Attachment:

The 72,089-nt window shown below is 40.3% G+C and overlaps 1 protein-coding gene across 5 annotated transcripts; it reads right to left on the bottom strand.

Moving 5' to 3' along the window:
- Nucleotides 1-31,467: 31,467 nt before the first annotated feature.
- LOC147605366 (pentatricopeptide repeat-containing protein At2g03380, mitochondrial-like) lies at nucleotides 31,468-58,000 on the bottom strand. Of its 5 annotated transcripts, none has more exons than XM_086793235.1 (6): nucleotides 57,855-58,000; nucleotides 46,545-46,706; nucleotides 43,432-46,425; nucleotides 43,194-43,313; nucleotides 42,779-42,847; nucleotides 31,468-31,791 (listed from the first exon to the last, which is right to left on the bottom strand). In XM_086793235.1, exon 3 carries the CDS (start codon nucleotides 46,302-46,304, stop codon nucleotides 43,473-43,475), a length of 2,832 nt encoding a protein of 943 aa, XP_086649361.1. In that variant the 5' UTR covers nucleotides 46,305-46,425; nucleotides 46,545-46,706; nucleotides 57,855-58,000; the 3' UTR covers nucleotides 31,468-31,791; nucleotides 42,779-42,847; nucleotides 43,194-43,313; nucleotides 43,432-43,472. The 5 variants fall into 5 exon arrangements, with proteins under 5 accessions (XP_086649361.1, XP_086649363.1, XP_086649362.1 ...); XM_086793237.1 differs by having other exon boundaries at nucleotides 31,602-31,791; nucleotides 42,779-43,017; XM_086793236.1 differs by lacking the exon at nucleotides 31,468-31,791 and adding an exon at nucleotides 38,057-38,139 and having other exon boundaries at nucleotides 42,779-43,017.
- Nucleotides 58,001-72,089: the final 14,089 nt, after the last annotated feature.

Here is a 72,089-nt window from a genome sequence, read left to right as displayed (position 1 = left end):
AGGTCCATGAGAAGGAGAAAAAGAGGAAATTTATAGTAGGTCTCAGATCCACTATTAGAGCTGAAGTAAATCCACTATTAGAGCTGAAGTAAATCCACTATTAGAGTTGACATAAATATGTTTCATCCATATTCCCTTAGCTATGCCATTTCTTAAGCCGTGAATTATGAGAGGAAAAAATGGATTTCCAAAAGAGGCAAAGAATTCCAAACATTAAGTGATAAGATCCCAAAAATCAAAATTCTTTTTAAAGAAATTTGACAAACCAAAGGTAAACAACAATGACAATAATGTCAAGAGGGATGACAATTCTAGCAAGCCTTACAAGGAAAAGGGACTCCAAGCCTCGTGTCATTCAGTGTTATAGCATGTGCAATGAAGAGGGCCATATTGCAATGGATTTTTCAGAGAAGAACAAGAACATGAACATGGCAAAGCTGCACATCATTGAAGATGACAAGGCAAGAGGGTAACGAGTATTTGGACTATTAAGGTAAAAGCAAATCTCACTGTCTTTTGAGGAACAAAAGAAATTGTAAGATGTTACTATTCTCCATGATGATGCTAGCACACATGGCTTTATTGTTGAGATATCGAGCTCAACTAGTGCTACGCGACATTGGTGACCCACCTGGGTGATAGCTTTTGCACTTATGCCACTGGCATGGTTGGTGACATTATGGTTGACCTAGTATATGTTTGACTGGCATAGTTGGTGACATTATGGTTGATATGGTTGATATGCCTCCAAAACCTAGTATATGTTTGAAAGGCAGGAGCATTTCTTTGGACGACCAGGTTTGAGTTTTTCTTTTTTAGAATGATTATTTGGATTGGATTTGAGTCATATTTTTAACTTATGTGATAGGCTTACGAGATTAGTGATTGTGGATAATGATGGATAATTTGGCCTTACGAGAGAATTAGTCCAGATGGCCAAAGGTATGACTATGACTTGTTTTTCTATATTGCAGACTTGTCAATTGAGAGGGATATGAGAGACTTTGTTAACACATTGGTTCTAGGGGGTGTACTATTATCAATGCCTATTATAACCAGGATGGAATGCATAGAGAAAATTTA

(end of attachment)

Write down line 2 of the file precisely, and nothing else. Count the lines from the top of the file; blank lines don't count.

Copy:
Moving 5' to 3' along the window: